Anchor mounts on your toon


Evan Virnoche

could people post pics of what there runnning on their 1 ,2 or 3 person toons.

i need to outfit a better anchor pulley system.

I like this setup the best and looks to be the most efficient however im kinda hesitant to drill holes into the frame.

Another option would be below. Has anyone had an negative experience with having a somewhat noodly mounting bracket?



Active Member
There are two common systems that I have seen; one goes under the floor so the rope stays out of the way which is a nice feature but a pain in the rear if there problems with rope knots as you might imagine. This is a little more complicated with a pontoon or a raft and so many systems use pulleys. You would think that this would be prone to catching hooks into the rope but it does not happen as much as I would have thought (maybe because I have not had many beginners with me) and if using barbless hooks, it is still not a big deal.

While a clam cleat works well on single pontoon boats, when using multi-person craft with larger rope and heavier anchors, I prefer a LeeLock unit (see picture). It is just a much safer device than a standard clam cleat. What is an extra couple hundred bucks to ensure the safest anchoring mechanism possible? Of course this does not automatically eliminate problems with making poor boating decisions while on the water, it does eliminate accidently releasing the anchor in a bad situation.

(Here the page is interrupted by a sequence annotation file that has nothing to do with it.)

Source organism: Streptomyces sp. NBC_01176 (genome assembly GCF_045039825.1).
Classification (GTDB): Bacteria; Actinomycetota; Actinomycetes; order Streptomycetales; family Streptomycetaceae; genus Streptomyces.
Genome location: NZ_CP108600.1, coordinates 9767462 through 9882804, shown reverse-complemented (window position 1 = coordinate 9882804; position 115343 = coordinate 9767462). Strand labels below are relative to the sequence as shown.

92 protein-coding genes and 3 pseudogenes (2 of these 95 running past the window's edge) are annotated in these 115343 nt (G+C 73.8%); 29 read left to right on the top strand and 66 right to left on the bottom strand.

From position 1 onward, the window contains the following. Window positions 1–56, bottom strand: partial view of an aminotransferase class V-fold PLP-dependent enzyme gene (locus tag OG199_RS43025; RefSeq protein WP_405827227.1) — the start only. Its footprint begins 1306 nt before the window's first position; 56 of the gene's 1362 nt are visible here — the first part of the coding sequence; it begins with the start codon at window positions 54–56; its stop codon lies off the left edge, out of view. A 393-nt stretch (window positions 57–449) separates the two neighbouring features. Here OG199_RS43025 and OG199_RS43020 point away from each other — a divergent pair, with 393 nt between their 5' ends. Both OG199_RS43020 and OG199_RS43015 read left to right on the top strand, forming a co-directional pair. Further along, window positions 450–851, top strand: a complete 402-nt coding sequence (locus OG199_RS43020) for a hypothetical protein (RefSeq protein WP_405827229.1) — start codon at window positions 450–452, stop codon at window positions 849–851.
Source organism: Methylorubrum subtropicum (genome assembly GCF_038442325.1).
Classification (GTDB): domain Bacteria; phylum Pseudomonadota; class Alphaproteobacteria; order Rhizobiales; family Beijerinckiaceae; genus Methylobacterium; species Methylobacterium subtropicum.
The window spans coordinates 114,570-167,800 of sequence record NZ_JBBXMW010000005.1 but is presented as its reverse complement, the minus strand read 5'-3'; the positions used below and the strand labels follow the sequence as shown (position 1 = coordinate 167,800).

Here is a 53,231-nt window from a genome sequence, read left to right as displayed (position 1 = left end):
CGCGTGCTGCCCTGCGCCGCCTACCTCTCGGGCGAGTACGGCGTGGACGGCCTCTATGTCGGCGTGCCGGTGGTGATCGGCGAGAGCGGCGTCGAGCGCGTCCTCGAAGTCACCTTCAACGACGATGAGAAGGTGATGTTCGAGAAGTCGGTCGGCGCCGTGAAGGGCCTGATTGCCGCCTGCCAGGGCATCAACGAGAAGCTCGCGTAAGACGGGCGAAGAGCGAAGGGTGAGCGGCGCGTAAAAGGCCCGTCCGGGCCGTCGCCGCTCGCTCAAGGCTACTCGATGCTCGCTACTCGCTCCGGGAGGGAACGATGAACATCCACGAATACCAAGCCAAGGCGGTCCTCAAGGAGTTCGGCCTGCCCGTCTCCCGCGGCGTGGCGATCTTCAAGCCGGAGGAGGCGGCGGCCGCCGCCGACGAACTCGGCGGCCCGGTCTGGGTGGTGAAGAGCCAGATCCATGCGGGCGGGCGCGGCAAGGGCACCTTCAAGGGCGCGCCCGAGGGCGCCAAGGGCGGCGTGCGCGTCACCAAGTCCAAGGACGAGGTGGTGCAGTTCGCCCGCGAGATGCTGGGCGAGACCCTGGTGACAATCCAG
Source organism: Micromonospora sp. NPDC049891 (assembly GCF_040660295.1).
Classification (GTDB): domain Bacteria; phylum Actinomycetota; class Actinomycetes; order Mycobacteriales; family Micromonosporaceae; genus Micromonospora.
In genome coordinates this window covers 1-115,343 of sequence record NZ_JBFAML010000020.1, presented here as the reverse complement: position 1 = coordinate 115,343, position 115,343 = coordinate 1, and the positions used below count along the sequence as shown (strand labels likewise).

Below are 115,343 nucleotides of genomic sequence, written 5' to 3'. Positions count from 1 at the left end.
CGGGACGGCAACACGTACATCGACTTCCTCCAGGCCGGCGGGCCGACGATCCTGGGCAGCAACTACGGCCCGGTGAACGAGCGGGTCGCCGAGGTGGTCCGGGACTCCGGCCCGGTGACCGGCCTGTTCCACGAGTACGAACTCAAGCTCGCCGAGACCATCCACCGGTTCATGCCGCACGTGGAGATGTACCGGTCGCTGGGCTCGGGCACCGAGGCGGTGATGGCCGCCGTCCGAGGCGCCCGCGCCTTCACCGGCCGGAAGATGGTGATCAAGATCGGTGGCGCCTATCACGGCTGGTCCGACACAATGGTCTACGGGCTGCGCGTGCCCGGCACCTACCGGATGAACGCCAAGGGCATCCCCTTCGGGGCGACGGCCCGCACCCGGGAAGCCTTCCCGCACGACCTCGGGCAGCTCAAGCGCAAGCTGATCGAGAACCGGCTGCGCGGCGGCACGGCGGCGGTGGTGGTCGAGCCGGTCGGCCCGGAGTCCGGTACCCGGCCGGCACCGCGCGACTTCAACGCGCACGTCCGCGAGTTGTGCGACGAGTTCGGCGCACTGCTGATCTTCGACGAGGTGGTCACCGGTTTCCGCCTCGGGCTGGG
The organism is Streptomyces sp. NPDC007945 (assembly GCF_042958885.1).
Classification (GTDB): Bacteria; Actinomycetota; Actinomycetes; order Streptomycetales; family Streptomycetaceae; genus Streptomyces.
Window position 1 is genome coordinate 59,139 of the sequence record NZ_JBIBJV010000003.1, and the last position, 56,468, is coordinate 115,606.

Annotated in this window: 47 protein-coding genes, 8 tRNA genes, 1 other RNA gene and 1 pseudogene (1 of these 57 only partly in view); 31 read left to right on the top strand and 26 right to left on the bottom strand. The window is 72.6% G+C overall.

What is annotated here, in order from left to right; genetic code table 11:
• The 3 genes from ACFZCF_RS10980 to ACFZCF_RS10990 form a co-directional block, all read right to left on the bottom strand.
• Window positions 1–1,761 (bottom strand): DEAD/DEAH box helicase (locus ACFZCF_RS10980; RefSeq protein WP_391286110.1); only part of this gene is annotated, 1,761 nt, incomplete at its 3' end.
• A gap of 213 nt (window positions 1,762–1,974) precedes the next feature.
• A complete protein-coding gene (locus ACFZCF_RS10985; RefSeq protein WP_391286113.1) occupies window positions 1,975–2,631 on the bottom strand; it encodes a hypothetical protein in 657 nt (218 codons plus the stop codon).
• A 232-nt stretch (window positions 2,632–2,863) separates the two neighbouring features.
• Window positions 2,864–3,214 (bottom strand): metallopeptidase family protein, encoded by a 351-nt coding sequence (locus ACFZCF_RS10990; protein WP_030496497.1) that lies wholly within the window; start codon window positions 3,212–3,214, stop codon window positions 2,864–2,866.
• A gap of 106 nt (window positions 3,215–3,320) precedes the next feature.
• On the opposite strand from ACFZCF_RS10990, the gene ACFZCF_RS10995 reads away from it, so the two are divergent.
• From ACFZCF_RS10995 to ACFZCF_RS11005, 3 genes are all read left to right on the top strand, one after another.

As far as a "noodly" mounting bracket, I would suspect that is not a good thing but since our stuff is pretty stout, I have no noodly mounting bracket experience. :D


I've always installed fairleads along the inwale to control that anchor line. In the boat in the top photo, I'd put 4 fairleads along the inwale, put the turning block way back aft, and thus recover all that space along the side of the boat. Fairleads are cheap, strong, and good at taming running rope. They make'em that clamp on pontoon/raft frames, too. I've never seen a leelock before, interesting.​
On my Outcast pontoon, which I don't a picture available of at the moment, the rope threads inside the hollow pipe frame from the anchor at the rear of the frame to the point where it exits in front of, and beside, the rowers seat.

The nice thing about this is that the rope is protected and out of the way, more or less, but the bad thing is it is hard to raise the anchor, even the relatively lightweight anchor that I use on this one man, 10' boat.

Another option I could install, which might make raising the anchor easier - something you might consider - is a Harken pulley, which is what I have on my side mounted anchor in my Hyde drift boat. Here is a picture of it :

And, here is what Hyde says about this on their website:

"The next level of luxury for your drift boat side-anchor system. This ratchet pulley makes it easier to pull your anchor out of the water by automatically engaging a ratchet system built into the pulley when it experiences a load. The ratchet design only allows the pulley to spin one way when there is weight on the line (i.e. when pulling the anchor out of the water) while allowing the pulley to spin freely when there is very little weight (i.e. as you drop your anchor into the water)."

Hyde sells this pulley for $150, so it is not cheap, but I'm pretty sure you'd be able to buy one for less money elsewhere. (There a number of different ones on EBay for a lot less, but I didn't look in detail at the different types and models)



Active Member
Either Lowes Home depot sells an inexpensive "rope ratchet" pulley that works fairly well with a tight-weave 3/8" rope and anchors under 20 lbs. Buy the version with the metal sheave, the plastic-sheaved one is absolutely useless and is difficult to use. I currently use the metal-sheaved version with my 32 lb anchor and it has too much friction for me to pull with one hand.

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